The most obvious symbolism, and one that runs throughout the play is the use of the soil or earth as a metaphor for the actual kingdom of England itself. This isn't an original image, since one of the common understandings of the role of a monarch is that he IS his people, he IS the land -- hence the use of the royal "We" instead of "I," used by Richard II very frequently in this play. He considers himself, as King, to be the land.
So, in this scene the Queen sits in the garden with her waiting women, sad and without occupation. The gardeners enter, and as the Queen listens to their conversation, it becomes clear that the Gardener is likening an unweeded garden to the state of affairs in England. The Gardener suggests that the King should have behaved more like a dedicated gardener and make sure to pull the "weeds" and kill the "caterpillars" (those subjects who are causing mischief in the "garden") so that the "fairest flowers," "wholesome herbs" and "fruit trees" might flourish.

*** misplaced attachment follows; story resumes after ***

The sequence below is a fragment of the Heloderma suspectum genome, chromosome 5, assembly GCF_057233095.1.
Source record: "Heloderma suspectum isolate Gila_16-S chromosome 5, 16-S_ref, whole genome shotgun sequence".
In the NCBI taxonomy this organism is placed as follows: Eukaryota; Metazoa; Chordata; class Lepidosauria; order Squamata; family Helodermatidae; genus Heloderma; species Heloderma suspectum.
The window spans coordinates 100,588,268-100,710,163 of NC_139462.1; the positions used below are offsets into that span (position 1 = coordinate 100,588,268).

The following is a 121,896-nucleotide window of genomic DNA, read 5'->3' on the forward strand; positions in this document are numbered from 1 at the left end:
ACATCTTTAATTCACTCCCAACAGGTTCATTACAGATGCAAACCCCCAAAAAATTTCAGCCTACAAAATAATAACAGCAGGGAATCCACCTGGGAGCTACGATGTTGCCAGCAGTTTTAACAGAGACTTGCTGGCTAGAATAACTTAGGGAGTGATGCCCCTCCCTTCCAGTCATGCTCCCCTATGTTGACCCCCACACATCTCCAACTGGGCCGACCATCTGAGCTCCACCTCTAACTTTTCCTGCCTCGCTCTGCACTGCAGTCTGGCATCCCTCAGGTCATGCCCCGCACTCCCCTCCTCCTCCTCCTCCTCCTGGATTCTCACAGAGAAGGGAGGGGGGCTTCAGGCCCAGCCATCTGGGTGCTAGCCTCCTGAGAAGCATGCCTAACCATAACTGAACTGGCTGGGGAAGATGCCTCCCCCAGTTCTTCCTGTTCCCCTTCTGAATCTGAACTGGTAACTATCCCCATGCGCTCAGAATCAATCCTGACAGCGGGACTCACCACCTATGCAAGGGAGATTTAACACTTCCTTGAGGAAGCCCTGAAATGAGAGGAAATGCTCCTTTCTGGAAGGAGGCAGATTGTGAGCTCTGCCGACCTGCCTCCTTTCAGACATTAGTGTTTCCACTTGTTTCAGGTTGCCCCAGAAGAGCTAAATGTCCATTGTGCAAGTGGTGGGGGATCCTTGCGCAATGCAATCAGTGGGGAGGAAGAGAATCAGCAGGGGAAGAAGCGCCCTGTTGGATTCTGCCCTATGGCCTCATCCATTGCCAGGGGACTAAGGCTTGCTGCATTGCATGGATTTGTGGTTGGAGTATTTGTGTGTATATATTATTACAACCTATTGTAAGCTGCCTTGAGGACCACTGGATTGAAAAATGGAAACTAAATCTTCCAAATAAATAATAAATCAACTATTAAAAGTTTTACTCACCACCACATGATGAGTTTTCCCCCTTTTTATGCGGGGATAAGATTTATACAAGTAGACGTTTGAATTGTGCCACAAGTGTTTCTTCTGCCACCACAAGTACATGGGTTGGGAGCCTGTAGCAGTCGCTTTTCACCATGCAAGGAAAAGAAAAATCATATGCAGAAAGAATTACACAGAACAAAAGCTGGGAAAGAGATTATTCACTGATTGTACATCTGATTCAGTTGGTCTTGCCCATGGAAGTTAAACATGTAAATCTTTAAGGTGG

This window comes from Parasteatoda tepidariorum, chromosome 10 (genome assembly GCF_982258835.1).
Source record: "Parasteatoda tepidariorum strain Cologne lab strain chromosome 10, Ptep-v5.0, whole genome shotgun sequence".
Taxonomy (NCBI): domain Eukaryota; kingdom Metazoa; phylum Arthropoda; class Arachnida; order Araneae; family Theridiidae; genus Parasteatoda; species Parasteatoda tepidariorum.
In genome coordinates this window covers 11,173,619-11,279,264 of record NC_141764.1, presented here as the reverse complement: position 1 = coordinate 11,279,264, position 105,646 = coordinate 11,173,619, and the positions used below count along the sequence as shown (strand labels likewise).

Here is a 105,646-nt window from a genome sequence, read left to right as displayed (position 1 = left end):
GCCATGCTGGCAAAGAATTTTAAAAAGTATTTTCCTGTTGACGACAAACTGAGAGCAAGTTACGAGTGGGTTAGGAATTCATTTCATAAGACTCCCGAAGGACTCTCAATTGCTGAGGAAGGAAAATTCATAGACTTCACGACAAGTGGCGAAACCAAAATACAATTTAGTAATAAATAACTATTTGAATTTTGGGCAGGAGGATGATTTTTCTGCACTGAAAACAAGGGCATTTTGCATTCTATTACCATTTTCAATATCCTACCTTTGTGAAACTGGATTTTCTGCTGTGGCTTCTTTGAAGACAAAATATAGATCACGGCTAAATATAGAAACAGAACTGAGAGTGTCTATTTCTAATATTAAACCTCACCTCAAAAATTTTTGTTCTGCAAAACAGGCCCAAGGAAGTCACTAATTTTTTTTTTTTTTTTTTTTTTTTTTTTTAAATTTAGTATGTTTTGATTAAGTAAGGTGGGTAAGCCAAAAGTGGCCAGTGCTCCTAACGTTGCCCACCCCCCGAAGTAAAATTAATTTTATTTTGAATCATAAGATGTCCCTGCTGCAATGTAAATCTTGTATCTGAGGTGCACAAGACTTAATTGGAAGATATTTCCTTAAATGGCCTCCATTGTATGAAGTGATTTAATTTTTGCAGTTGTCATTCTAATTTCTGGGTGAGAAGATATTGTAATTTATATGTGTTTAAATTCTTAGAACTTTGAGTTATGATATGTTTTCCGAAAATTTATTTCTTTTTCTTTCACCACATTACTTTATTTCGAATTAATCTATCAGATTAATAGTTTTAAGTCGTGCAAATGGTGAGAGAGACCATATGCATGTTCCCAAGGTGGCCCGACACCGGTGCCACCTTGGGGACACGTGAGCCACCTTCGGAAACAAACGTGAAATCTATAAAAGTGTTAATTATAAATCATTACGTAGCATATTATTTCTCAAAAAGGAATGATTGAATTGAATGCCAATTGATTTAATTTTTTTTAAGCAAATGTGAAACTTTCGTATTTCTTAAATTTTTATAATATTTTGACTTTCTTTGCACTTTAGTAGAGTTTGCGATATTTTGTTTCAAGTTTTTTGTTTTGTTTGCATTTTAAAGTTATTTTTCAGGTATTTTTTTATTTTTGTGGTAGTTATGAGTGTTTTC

It is significant that the Gardner, quite a low man on the totem pole in the kingdom, has common sense advice, through the extended gardening metaphor that he employs, for the King. He sees that King Richard has been the author of his own demise:
He that hath suffer'd this disorder'd spring
Hath now himself met with the fall of leaf.
The weeds which his broad-spreading leaves did shelter,
That seem'd in eating him to hold him up,
Are pluck'd up root and all by Bolingbroke.
The Gardener extends his use of metaphors here to include a timely symbol of the King's reign. The King oversaw a very "disorder'd spring," so that he must reap the consequences at the present, during the "fall of the leaf." In this way, Shakespeare implies that it is the natural order of things, just as one season follows another, for a King who has misused his power such as Richard to be swept away and replaced. This is the way of Nature in the garden, and the way of the world at large.